On This Blog 14 Years Ago…

For various reason I was recently thinking about the first few posts I did on this blog. Andrew and I started “The Reformed Reader” back in September 2007. That makes me feel old! Anyway, here’s one of the first posts from the Reformed Reader taken from exactly 14 years ago:
—–

Peter Eldersveld, a CRC minister from around 40 years ago, wrote a nice little booklet in the ’60’s all about suffering and Christianity (Sharing His Suffering [Grand Rapids: Eerdmans, 1961]).  I was reading this very recently while working through Isaiah 52.13-53.12.  During my studies, I was struck by Eldersveld’s words in light of recent media reports about Joel Osteen’s fame.  Here are Eldersveld’s words from over 40 years ago which are just as true today.

“Many people…want a religion that makes them feel good, an easy religion that demands no sacrifices.  In other words, they want to be saved without suffering.  They want a life of comfort and joy and sunshine all the way.”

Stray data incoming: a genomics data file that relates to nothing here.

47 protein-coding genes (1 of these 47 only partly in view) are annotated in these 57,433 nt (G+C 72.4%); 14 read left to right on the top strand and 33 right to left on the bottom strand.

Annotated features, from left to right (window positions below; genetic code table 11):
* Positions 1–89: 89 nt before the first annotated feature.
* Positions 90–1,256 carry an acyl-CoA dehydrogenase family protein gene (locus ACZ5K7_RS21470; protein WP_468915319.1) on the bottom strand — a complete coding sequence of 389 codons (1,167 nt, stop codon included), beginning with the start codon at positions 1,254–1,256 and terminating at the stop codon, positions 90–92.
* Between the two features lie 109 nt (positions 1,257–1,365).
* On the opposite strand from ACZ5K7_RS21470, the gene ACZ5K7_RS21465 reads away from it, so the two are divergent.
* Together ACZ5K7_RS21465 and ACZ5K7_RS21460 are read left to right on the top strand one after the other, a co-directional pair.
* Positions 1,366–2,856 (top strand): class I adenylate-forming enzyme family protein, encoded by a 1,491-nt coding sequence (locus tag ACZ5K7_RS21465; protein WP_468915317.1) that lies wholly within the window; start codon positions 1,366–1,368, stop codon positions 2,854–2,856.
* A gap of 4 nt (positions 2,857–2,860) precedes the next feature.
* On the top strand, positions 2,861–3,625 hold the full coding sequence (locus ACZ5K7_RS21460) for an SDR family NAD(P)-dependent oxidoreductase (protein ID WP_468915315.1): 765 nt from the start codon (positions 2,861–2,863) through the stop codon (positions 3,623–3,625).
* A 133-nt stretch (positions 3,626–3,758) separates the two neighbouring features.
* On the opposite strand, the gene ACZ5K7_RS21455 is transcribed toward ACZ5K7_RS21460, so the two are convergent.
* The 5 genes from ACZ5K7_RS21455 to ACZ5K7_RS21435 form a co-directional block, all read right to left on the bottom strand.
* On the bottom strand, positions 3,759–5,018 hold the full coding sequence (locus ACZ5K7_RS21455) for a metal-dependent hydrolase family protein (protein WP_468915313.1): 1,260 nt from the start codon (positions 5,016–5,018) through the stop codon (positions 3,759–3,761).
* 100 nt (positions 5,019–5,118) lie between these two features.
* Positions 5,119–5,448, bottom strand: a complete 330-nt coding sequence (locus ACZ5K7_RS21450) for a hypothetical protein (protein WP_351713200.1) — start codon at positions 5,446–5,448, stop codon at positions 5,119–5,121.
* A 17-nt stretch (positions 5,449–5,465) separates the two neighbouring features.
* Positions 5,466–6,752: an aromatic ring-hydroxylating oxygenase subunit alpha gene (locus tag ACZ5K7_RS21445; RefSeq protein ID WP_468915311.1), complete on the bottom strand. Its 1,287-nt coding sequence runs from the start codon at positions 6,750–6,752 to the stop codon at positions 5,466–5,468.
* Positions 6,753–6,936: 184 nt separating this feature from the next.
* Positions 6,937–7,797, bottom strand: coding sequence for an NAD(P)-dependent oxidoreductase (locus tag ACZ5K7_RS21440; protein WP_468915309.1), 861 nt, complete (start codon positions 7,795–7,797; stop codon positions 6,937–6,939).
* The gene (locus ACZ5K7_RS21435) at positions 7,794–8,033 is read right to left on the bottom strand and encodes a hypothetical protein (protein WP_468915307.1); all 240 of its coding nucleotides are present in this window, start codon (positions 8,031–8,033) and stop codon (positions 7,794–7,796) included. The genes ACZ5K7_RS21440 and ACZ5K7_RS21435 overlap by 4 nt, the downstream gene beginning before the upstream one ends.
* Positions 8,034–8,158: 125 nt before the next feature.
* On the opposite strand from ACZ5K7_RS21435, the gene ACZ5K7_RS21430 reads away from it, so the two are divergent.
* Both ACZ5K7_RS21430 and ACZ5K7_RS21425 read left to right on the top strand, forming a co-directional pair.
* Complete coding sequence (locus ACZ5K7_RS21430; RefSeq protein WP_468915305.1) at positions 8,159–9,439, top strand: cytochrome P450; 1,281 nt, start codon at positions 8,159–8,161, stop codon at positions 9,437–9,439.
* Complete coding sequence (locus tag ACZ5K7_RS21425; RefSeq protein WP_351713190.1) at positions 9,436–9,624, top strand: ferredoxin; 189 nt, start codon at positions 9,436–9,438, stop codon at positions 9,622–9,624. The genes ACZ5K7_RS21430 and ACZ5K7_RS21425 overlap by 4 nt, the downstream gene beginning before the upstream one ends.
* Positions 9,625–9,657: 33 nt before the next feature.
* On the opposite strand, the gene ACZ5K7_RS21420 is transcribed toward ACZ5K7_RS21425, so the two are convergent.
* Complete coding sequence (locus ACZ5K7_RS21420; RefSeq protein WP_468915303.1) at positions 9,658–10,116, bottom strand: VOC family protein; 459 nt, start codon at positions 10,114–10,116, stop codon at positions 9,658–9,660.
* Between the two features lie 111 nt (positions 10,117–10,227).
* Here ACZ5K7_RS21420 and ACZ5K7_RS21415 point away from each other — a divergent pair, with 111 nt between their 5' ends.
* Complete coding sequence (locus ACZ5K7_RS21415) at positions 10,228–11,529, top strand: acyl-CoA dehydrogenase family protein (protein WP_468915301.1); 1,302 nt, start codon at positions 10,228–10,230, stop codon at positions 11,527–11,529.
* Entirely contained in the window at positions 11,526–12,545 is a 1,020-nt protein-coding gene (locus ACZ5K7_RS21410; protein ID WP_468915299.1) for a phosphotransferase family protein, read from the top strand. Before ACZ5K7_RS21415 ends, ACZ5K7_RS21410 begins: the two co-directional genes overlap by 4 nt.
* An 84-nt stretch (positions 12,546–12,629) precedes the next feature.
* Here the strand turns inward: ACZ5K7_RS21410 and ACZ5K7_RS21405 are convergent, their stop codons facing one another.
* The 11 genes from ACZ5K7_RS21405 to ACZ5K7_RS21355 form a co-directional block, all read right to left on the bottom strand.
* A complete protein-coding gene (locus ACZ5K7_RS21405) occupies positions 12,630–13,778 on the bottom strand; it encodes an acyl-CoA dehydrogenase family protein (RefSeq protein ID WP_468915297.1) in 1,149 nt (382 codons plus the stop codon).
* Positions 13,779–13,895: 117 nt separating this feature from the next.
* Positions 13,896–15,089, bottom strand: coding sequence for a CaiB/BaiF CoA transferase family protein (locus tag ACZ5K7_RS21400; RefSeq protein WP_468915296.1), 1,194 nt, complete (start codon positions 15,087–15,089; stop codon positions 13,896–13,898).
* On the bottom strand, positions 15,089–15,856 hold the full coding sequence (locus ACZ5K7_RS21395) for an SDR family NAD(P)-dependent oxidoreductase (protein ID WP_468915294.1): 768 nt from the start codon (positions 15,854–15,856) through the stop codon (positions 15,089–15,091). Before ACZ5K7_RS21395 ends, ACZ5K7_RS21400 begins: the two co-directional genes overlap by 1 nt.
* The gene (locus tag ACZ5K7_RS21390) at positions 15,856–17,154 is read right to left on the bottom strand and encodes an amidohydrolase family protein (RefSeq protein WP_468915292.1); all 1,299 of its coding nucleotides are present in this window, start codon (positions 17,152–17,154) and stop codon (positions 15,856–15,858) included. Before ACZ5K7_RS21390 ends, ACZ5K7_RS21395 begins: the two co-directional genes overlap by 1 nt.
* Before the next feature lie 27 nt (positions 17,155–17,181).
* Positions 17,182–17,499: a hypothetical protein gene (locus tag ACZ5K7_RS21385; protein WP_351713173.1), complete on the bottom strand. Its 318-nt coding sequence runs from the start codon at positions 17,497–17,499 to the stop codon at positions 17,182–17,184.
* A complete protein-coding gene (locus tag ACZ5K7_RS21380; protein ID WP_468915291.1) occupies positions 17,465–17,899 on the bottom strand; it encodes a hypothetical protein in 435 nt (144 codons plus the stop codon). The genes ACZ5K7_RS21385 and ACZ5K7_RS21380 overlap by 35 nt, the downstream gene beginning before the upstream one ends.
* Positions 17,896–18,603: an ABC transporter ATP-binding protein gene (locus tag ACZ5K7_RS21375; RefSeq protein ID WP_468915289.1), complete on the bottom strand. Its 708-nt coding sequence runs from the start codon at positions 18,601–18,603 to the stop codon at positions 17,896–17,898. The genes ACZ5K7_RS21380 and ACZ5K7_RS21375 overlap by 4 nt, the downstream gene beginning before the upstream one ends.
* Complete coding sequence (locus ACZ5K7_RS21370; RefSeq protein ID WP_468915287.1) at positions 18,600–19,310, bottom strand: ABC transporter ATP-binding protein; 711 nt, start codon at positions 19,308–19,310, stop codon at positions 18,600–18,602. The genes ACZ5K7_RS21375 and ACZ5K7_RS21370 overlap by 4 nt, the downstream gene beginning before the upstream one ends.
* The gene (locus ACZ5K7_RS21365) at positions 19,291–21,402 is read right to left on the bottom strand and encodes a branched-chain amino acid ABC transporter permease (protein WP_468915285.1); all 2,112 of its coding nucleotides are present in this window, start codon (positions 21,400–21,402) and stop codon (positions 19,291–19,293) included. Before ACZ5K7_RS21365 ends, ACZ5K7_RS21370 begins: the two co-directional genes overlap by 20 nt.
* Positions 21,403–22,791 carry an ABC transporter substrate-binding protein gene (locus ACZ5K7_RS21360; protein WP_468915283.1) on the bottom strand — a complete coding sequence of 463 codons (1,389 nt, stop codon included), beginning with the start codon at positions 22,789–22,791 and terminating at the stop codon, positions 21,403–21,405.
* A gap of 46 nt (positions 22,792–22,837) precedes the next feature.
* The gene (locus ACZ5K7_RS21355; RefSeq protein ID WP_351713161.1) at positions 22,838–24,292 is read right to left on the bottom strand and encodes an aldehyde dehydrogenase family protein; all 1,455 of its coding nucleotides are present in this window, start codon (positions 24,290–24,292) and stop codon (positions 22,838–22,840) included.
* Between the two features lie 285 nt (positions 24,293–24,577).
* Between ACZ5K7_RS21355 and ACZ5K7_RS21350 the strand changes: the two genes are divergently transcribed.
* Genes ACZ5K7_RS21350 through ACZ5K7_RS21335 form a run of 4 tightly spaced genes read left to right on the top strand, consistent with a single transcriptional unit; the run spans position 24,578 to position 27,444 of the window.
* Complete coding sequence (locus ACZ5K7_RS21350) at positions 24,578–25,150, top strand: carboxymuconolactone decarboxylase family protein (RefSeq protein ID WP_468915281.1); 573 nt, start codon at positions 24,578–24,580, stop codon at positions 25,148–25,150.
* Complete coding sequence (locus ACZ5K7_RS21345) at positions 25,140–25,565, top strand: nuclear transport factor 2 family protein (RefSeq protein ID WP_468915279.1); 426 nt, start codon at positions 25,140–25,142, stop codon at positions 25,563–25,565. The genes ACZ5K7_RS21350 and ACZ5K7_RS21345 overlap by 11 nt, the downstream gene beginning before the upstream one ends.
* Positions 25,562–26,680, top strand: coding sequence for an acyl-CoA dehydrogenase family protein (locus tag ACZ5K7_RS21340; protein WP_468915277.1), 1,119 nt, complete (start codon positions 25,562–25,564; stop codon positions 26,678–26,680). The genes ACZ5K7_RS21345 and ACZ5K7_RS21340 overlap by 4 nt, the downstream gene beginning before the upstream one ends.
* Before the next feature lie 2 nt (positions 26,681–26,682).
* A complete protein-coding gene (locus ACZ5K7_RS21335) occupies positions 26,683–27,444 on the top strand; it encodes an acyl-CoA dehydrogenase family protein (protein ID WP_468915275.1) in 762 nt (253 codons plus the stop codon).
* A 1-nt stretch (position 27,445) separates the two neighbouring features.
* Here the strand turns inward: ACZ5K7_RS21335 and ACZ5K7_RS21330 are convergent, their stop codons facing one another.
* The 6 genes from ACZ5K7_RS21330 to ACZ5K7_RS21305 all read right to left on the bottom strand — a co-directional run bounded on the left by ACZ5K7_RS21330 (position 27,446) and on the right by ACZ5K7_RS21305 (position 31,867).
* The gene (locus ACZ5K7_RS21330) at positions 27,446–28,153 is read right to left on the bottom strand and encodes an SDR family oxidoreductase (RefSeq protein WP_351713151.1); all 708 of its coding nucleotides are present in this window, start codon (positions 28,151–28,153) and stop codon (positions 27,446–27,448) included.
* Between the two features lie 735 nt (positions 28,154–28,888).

“But actually this is not the choice that confronts man in a world of sin.  It is not as though we can choose between suffering and not suffering.  The only choice is between two kinds of suffering: suffering with Christ, or suffering without him….  There are two kinds of human suffering with opposite issues.  That is all there is in this world.  No man gets through it without suffering the effects of sin.”

Now Eldersveld hits home:

“The question is: does he suffer unto eternal life with Christ, or does he suffer unto eternal death without him?  The one stream of suffering in this world begins at the cross and ends in heaven.  The other begins without the cross and ends in hell.  And men are always choosing between the two” (73).

One more:

“[Many] cannot accept the idea of glory through suffering.  What they really want is a form of Christianity that will have room for all the gods and goals of secular modern life…and they seemed to have found it.  And they have made it popular.  But it has left them pagan at heart.  Someone has rightly called it ‘baptized paganism'” (75).

Shane Lems
Covenant Presbyterian Church (OPC)
Hammond, WI, 54015